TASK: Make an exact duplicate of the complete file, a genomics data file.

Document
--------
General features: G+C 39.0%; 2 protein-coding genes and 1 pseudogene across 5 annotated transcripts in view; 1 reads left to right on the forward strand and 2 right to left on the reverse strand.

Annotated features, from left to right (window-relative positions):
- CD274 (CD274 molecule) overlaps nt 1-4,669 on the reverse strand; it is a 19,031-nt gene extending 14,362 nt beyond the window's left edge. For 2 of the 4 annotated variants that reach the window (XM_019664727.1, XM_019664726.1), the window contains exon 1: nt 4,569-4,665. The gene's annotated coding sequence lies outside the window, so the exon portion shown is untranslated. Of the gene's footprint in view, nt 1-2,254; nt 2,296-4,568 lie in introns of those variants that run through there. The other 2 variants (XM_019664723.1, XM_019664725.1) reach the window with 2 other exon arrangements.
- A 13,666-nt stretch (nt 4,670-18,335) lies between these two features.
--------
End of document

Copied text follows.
General features: G+C 39.0%; 2 protein-coding genes and 1 pseudogene across 5 annotated transcripts in view; 1 reads left to right on the forward strand and 2 right to left on the reverse strand.

Annotated features, from left to right (window-relative positions):
- CD274 (CD274 molecule) overlaps nt 1-4,669 on the reverse strand; it is a 19,031-nt gene extending 14,362 nt beyond the window's left edge. For 2 of the 4 annotated variants that reach the window (XM_019664727.1, XM_019664726.1), the window contains exon 1: nt 4,569-4,665. The gene's annotated coding sequence lies outside the window, so the exon portion shown is untranslated. Of the gene's footprint in view, nt 1-2,254; nt 2,296-4,568 lie in introns of those variants that run through there. The other 2 variants (XM_019664723.1, XM_019664725.1) reach the window with 2 other exon arrangements.
- A 13,666-nt stretch (nt 4,670-18,335) lies between these two features.